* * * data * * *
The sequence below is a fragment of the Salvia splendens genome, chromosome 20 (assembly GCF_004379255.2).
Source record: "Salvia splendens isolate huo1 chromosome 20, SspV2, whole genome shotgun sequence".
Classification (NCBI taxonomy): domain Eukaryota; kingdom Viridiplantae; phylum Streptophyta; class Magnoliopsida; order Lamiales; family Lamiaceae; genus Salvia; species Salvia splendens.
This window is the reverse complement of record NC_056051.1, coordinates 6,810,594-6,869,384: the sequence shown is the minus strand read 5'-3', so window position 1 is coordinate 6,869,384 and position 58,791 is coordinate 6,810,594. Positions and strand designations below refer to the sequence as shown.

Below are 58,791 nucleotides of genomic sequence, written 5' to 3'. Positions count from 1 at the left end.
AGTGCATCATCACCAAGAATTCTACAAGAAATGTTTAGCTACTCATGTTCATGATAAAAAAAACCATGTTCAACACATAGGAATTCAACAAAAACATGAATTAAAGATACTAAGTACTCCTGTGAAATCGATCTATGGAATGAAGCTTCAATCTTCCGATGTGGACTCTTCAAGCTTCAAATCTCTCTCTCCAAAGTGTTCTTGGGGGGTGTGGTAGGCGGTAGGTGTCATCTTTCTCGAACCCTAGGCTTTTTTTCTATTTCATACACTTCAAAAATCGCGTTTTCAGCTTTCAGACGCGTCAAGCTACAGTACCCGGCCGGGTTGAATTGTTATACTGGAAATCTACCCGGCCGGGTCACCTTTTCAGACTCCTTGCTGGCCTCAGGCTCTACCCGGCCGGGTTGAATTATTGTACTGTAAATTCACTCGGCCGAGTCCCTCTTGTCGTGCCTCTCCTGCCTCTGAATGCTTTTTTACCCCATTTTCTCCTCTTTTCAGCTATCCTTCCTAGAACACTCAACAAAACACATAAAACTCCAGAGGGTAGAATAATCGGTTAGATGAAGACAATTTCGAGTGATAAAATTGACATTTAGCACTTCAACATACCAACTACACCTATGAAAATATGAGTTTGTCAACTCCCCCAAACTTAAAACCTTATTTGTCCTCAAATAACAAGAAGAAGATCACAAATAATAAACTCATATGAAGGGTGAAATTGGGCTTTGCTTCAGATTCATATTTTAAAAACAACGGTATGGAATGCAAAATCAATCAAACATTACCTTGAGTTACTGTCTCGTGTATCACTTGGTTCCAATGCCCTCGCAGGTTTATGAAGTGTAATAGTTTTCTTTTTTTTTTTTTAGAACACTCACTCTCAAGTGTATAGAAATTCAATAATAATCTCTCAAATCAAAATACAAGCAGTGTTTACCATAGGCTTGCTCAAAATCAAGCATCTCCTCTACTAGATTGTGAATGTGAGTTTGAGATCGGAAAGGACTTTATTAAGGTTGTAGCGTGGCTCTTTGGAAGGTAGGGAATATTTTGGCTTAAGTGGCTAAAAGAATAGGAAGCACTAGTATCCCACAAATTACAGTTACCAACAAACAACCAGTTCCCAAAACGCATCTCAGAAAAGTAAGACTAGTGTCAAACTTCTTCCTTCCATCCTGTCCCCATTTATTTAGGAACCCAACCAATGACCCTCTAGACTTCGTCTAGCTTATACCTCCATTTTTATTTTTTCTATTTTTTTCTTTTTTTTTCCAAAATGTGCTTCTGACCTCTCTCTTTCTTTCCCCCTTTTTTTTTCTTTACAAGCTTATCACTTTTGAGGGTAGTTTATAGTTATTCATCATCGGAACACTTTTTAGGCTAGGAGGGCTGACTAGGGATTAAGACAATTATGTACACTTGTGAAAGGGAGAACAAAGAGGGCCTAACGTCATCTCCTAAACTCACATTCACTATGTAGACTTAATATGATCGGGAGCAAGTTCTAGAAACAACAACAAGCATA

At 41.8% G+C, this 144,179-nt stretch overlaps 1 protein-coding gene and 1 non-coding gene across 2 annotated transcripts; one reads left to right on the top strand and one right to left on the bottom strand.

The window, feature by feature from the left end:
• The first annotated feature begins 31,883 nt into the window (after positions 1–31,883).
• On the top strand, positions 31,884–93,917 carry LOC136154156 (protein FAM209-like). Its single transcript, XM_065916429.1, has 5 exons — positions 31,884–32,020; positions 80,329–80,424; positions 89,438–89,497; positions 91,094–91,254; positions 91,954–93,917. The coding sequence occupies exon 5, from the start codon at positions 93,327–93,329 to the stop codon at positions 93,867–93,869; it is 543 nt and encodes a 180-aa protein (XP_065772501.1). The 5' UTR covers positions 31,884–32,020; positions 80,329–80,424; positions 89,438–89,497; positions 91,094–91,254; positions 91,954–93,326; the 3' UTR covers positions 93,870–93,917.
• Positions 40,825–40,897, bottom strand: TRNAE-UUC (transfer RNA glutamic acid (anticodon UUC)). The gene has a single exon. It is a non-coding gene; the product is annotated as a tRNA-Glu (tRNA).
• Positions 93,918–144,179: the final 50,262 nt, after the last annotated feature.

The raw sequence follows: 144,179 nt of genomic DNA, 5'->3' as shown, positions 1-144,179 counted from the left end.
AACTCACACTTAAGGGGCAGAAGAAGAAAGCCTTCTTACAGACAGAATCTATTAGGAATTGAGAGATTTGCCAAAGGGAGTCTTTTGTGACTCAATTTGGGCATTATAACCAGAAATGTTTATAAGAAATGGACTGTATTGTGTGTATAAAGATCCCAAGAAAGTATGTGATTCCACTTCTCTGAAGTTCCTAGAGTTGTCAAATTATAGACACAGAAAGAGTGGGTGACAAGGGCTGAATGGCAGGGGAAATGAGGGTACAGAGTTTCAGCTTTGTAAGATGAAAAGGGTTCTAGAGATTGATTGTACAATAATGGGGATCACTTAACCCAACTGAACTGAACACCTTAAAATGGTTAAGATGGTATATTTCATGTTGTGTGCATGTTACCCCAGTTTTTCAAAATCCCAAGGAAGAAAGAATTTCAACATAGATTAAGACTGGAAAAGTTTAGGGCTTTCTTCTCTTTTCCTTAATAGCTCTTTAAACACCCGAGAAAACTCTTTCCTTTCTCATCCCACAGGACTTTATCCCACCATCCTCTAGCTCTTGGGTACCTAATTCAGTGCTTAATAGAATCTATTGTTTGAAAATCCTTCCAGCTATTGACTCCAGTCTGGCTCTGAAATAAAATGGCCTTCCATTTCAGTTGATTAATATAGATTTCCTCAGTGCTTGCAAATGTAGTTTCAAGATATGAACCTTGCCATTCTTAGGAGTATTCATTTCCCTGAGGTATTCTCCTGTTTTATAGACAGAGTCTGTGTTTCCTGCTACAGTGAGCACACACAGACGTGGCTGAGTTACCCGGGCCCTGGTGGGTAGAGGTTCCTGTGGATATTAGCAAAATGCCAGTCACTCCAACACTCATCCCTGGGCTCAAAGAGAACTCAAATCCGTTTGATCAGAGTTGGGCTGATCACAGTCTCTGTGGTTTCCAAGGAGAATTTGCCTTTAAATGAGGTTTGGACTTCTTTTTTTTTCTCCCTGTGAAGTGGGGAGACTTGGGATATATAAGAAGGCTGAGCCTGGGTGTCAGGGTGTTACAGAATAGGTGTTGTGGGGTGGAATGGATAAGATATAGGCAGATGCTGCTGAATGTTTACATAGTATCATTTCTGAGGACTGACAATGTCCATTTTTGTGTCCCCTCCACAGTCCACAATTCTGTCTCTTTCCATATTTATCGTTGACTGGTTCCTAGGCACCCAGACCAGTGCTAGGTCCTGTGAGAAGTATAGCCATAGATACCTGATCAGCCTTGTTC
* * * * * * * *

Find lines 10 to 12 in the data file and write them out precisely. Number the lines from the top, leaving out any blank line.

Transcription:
• On the top strand, positions 31,884–93,917 carry LOC136154156 (protein FAM209-like). Its single transcript, XM_065916429.1, has 5 exons — positions 31,884–32,020; positions 80,329–80,424; positions 89,438–89,497; positions 91,094–91,254; positions 91,954–93,917. The coding sequence occupies exon 5, from the start codon at positions 93,327–93,329 to the stop codon at positions 93,867–93,869; it is 543 nt and encodes a 180-aa protein (XP_065772501.1). The 5' UTR covers positions 31,884–32,020; positions 80,329–80,424; positions 89,438–89,497; positions 91,094–91,254; positions 91,954–93,326; the 3' UTR covers positions 93,870–93,917.
• Positions 40,825–40,897, bottom strand: TRNAE-UUC (transfer RNA glutamic acid (anticodon UUC)). The gene has a single exon. It is a non-coding gene; the product is annotated as a tRNA-Glu (tRNA).
• Positions 93,918–144,179: the final 50,262 nt, after the last annotated feature.